“Particularly with the rise of mobile capabilities, the 'anywhere’ advisor will need a different experience, such as being able to work in an airport lounge or in a living room environment that has touch-screen tables and iPad sharing,” says O’Brien. See: Schwab IMPACT 2013 is another great bash but picketers and Fidelity siphoned off some precious RIA attention.
RJ’s Advisor Access
One of the more popular booths was content-marketing and lead-generation platform Vestorly, Inc.. Newly minted industry consultant, Marion Asnes, president of the Idea Refinery LLC and former CMO for Envestnet, provided a compelling demonstration of how advisors can harness the power of Vestorly’s social media and digital content marketing system to automate and generate new business in a compliance-safe manner. See: Envestnet goes back to its un-marketing marketing approach as Marion Asnes (mostly) leaves and her CMO spot gets deleted.
Because T3 is really the only advisor-focused technology conference in the industry, technology companies, custodians and TAMPs take advantage of the venue to launch new products, make partnership announcements and re-launch their platforms.
A good example of this was Raymond James. After a focused development effort for the past 24 months on enhancing their RIA technology platform, Advisor Access. RJ was a first-time sponsor of the conference.
“We want to be seen as a viable custodian from a technology standpoint,” said Patrick O’Connor, senior vice president of wealth management solutions, describing new features set of its RIA platform that has a focus on integrated financial planning software, complemented by regional high-net-worth consultants aimed to help advisors better attract and retain the super wealthy. According to O’Connor, “We now have over 100 advisors on the platform, representing $10 billion in assets with the average relationship at RJ doubling in the last five years.” See: The story behind how Raymond James won two big teams from LPL and Wells Fargo in the past couple of weeks.
O’Connor added that his firm now has more than 100 RIA practices on the platform, representing $10 billion in assets with the average relationship at RJ doubling in the last five years.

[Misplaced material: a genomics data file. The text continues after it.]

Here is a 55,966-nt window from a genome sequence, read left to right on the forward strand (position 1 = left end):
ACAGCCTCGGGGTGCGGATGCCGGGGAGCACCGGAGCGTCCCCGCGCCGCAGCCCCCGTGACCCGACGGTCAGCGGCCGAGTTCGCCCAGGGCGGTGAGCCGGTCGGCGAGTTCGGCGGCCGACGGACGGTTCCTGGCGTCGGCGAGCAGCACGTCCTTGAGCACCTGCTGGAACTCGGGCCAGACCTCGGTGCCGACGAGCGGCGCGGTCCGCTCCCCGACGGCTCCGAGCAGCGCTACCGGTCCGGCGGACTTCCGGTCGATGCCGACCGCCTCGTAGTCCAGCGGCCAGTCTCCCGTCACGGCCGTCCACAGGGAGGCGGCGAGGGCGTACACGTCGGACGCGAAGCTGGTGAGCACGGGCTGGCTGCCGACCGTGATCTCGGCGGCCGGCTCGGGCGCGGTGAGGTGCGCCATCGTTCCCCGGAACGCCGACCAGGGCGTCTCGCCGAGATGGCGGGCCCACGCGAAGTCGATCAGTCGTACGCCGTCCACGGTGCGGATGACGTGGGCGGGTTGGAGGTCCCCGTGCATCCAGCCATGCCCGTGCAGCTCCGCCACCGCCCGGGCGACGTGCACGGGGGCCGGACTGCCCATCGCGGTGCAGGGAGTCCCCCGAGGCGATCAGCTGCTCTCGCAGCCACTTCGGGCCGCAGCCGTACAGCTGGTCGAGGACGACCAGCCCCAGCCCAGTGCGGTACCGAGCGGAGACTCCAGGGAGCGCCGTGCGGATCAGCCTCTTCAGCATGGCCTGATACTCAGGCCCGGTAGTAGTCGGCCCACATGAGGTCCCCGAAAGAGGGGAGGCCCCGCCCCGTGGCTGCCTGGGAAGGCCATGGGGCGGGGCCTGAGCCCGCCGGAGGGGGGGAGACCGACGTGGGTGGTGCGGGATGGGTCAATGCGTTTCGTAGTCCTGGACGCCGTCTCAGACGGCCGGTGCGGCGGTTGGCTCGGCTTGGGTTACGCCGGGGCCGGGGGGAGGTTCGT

SEI also used T3 to reintroduce itself to the advisor community, launching a major initiative to develop an integrated workflow platform designed to bring efficiencies and automation to many of the day-to-day tasks that bog down advisory firms. Joining with Redtail Technology CRM, MoneyGuidePro and industry consultant ActiFi, Inc., SEI is taking a page out of the technology integration playbook, overlaying it with workflow automation. See: Financial advisors need to look at client onboarding in a whole new light.
Standing room only
While the integration of various systems was clearly an underlying theme of the conference, the top focus of many exhibiting firms was to highlight workflow automation to streamline various processes.Eavesdropping on the Tiburon CEO Summit: A cross-advisory channel power crowd converges on Wall Street Ritz-Carlton
T3 has always been a bare-bones affair. Bruckenstien and Drucker provide the framework, agenda and venue for vendors and advisors to connect, however typical conference fun and networking are left up to the attendees. See: Joel Bruckenstein convenes a wholesale version of T3 for IBD execs who choose software for thousands of reps.
As a result, T3 evenings are a dueling and grueling series of cocktail parties and dinners scattered throughout the Anaheim and Disney resort areas. In the contest for advisor attention, Junxure pulled off the biggest win with a widely attended party in celebration of the release of its new cloud platform Junxure Cloud. CEO Greg Friedman welcomed attendees with Junxure Cloud hats, appetizers and a crowded bar.Black DiamondLaserfiche
But clearly, the hottest spot throughout the conference was the hotel lobby bar. Executives, advisors and consultants were frequently seen in conversation late into the night, making deals, collaborations, new partnerships and liaisons.
In an ironic twist, the hotel’s Internet wireless service blew up — literally! — due to the heavy bandwidth usage by the T3 crowd. So much so, that the transponder provided by AT&T couldn’t handle the load and went offline.
Even so, Bruckenstein remarked with some pride that this bandwidth banquet was a harbinger of the success and growth of technology that is transforming how advisors will run their businesses going forward. The industry is becoming more and more tech savvy, so much so that existing systems will need to expand to accommodate the growth of RIA tech.
To learn more about what went on at T3, check out the many tweets under the #T32014 hash tag on Twitter.
Timothy D. Welsh, CFP® is President and founder of Nexus Strategy, LLC, a leading consulting firm to the wealth management industry, and can be reached at email@example.com or on Twitter @NexusStrategy.